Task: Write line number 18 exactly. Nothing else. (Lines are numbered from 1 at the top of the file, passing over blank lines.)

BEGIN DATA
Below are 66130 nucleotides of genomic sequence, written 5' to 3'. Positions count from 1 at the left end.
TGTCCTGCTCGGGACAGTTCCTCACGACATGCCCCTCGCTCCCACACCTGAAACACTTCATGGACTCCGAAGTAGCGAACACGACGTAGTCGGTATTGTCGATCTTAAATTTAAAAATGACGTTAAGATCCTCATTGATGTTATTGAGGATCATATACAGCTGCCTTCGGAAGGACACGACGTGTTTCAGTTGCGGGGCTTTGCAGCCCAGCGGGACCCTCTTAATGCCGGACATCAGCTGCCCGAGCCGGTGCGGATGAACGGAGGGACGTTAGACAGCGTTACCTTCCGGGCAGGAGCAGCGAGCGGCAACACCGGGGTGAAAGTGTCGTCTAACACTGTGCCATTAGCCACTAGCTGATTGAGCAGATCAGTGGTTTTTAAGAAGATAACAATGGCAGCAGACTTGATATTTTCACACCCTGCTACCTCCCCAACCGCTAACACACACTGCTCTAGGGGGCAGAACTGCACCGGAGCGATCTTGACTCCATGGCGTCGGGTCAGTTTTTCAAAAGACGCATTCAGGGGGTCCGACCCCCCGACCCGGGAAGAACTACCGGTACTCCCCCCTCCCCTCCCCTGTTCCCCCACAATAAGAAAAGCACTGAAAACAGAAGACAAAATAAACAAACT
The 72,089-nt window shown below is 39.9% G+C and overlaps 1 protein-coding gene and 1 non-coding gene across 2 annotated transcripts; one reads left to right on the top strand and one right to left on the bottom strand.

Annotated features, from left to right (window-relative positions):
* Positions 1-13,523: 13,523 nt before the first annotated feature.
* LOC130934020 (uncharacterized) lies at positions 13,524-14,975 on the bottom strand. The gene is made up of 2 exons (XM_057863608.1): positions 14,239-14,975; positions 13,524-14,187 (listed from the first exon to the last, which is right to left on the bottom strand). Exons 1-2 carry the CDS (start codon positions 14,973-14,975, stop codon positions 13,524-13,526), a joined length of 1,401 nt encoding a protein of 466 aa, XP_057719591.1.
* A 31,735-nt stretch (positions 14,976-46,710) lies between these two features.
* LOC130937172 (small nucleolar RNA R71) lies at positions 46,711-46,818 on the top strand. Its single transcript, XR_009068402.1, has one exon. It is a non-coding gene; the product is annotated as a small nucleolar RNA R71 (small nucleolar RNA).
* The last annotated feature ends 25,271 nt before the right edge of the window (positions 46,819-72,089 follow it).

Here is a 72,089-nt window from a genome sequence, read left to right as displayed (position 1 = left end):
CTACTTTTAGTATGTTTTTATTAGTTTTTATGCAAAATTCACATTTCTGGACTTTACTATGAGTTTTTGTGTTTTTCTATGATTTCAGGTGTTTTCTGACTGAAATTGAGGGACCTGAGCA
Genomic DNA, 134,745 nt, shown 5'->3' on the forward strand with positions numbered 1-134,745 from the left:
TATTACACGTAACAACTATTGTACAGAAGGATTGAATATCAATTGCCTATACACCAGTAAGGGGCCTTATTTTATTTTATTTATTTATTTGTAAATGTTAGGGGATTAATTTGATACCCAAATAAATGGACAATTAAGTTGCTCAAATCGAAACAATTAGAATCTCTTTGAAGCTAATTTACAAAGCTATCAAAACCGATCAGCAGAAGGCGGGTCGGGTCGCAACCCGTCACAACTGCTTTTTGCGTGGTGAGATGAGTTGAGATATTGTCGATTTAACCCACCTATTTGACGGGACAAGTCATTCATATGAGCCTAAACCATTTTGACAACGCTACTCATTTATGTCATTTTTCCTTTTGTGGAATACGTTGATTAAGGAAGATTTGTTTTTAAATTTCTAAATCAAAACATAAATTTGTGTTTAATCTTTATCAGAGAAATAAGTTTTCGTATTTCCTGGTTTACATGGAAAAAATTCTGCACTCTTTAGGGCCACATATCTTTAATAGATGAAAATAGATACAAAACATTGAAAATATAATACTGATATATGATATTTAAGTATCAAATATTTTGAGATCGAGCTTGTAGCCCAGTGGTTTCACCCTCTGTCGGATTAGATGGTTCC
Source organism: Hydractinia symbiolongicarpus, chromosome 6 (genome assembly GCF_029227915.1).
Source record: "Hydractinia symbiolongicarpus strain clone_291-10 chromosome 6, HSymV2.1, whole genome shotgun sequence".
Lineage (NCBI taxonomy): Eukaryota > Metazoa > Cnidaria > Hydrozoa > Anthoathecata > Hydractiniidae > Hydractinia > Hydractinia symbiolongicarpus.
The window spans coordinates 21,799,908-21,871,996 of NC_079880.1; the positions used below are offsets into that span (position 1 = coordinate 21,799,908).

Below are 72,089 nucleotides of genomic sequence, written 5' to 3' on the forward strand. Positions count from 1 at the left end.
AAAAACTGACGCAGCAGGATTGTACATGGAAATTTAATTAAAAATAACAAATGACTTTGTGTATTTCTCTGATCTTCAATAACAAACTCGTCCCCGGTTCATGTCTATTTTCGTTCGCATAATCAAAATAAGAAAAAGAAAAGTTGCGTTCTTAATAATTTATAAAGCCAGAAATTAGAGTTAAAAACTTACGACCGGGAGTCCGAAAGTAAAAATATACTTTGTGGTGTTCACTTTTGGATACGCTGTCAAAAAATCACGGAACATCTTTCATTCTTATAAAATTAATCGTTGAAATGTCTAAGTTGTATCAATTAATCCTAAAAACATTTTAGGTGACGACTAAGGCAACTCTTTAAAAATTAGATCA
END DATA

Below are 72,089 nucleotides of genomic sequence, written 5' to 3' on the forward strand. Positions count from 1 at the left end.